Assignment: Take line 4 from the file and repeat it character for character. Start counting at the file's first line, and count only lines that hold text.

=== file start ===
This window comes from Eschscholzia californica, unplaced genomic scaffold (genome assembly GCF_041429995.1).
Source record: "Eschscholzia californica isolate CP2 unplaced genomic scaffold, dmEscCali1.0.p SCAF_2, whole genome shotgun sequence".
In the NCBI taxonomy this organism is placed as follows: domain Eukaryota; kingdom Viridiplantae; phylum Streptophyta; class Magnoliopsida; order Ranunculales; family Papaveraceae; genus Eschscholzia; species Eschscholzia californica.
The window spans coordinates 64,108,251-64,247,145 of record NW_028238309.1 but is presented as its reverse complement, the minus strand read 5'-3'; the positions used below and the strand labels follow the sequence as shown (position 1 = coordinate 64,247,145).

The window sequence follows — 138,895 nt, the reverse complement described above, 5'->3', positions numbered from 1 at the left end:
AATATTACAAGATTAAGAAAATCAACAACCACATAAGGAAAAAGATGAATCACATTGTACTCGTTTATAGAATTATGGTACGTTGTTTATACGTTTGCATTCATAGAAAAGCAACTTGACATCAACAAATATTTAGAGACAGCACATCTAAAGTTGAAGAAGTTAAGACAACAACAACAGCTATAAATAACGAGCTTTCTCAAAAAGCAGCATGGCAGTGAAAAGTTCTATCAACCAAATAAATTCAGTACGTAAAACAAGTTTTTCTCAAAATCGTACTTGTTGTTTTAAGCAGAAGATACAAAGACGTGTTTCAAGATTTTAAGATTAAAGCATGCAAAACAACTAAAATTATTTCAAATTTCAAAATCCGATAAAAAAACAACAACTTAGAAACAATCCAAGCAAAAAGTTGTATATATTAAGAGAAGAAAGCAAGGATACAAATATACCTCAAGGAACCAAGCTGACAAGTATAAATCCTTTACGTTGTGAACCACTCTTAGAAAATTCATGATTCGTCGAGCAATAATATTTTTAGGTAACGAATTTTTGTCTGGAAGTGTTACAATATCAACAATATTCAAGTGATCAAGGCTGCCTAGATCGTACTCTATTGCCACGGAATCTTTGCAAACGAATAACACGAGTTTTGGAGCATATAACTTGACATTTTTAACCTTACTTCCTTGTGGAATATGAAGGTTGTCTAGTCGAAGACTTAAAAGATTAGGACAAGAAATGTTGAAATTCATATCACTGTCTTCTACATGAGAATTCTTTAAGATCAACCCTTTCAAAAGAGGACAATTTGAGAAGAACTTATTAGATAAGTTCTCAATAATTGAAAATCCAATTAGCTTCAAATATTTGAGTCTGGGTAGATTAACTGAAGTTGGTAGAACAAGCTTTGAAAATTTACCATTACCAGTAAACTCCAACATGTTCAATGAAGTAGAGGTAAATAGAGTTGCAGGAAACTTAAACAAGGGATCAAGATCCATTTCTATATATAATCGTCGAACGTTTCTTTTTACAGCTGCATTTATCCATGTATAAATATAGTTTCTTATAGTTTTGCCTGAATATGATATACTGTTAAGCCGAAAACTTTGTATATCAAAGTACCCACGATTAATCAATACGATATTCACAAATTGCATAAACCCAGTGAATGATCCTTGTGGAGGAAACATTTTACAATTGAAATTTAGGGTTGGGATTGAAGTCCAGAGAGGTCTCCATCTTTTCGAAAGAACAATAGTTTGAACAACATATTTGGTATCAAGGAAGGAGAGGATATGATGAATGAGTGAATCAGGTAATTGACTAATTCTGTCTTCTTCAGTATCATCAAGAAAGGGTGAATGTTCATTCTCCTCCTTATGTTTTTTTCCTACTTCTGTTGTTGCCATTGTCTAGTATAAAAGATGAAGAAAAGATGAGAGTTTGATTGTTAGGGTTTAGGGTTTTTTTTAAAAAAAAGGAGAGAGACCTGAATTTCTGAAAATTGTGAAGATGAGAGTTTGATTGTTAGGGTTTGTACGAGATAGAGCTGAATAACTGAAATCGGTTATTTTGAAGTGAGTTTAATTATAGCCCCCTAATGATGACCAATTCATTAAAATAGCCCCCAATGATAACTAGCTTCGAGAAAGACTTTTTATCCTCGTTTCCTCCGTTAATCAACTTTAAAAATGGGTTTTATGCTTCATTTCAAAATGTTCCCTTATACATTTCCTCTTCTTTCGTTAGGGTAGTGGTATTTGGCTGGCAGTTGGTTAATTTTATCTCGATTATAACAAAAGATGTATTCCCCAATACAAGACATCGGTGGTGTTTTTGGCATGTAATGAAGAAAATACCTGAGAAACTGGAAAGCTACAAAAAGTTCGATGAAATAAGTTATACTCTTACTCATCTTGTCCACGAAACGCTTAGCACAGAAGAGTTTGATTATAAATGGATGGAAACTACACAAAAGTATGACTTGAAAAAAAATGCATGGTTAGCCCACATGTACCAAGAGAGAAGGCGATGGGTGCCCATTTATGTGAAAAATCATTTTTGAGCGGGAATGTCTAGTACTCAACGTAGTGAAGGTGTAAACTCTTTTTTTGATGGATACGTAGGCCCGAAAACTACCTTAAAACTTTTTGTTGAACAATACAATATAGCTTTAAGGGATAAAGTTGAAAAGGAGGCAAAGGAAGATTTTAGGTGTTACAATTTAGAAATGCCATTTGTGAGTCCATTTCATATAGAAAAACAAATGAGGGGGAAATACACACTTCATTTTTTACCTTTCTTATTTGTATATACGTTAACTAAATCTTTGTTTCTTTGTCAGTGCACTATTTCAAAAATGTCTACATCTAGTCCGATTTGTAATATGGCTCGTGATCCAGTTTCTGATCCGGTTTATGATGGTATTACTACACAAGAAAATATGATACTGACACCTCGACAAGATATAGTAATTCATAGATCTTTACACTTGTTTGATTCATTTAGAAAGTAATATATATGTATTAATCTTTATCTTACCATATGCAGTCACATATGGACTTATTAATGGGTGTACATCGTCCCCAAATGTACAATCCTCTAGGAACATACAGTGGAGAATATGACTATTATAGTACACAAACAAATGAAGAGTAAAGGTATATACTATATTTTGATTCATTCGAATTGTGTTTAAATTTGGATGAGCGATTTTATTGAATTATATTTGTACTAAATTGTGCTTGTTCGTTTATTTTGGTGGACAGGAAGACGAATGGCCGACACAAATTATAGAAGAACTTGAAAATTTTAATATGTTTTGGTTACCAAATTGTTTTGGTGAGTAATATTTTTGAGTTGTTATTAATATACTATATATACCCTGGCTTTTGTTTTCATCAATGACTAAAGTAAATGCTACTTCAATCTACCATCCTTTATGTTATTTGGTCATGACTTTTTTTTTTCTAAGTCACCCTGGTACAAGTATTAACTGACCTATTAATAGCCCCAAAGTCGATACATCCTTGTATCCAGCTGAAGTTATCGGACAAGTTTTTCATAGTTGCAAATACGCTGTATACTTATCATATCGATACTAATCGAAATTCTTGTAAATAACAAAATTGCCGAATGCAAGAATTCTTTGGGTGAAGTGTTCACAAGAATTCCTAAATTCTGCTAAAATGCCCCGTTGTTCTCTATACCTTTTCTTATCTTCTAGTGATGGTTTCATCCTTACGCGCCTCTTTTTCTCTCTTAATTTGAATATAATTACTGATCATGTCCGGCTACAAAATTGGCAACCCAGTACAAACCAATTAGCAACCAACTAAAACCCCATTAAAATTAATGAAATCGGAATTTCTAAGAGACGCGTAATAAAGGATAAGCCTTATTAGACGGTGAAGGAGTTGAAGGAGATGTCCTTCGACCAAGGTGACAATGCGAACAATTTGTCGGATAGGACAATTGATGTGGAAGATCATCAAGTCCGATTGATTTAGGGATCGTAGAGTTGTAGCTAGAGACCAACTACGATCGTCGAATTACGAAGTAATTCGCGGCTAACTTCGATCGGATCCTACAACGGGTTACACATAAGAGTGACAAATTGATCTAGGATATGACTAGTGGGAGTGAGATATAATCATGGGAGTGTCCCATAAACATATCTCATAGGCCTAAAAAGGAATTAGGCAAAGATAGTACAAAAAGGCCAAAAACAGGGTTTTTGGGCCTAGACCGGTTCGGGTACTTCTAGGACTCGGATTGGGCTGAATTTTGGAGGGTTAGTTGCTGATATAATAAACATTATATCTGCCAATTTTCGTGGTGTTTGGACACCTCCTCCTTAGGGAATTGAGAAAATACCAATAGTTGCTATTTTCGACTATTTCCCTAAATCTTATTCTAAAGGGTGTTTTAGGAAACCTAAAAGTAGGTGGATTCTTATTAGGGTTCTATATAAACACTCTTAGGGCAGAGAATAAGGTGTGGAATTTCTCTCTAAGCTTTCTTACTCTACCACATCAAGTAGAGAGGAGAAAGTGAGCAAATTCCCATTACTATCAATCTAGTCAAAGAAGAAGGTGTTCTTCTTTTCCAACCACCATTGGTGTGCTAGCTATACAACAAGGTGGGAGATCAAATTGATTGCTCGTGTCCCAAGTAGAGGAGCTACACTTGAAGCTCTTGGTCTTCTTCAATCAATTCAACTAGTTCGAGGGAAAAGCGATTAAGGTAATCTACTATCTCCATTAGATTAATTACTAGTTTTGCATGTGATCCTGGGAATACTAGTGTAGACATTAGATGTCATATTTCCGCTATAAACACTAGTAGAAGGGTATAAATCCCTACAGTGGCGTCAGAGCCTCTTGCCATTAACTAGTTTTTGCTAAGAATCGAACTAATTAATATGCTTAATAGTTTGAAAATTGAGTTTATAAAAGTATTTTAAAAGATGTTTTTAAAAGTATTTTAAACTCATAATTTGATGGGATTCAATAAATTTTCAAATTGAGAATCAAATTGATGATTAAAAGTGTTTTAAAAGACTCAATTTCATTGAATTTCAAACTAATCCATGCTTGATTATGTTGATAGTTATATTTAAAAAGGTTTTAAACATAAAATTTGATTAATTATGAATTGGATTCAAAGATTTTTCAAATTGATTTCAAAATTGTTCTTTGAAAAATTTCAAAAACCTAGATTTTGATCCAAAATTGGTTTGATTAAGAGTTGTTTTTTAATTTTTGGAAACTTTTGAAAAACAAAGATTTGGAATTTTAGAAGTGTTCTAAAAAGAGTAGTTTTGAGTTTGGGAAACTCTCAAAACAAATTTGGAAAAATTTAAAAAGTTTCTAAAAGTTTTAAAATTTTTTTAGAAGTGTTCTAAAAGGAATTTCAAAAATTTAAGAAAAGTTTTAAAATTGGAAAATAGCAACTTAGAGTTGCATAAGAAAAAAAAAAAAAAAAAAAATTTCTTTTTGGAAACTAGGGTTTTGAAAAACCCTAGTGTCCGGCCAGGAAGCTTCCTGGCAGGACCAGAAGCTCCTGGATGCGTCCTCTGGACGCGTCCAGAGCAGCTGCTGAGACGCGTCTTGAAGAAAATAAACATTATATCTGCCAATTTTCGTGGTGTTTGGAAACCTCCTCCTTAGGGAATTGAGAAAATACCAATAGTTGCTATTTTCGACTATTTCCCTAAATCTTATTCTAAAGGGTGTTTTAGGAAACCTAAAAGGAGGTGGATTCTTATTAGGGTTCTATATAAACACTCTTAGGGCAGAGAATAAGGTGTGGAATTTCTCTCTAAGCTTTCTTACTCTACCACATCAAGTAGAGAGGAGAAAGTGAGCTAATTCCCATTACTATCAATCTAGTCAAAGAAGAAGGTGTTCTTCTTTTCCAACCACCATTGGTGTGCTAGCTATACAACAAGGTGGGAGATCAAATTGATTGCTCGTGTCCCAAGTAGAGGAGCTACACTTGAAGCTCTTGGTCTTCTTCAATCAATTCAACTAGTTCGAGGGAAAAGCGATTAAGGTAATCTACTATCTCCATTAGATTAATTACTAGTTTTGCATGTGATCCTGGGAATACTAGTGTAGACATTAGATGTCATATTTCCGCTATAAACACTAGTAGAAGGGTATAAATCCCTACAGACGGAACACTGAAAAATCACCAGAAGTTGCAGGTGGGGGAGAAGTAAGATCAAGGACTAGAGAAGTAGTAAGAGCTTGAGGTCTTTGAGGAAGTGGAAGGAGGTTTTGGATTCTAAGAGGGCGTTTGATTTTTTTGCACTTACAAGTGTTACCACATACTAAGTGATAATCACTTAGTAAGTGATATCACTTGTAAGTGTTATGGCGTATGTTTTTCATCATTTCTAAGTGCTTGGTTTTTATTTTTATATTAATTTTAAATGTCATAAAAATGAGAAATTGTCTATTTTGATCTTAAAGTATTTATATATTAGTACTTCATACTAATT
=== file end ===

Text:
The window spans coordinates 64,108,251-64,247,145 of record NW_028238309.1 but is presented as its reverse complement, the minus strand read 5'-3'; the positions used below and the strand labels follow the sequence as shown (position 1 = coordinate 64,247,145).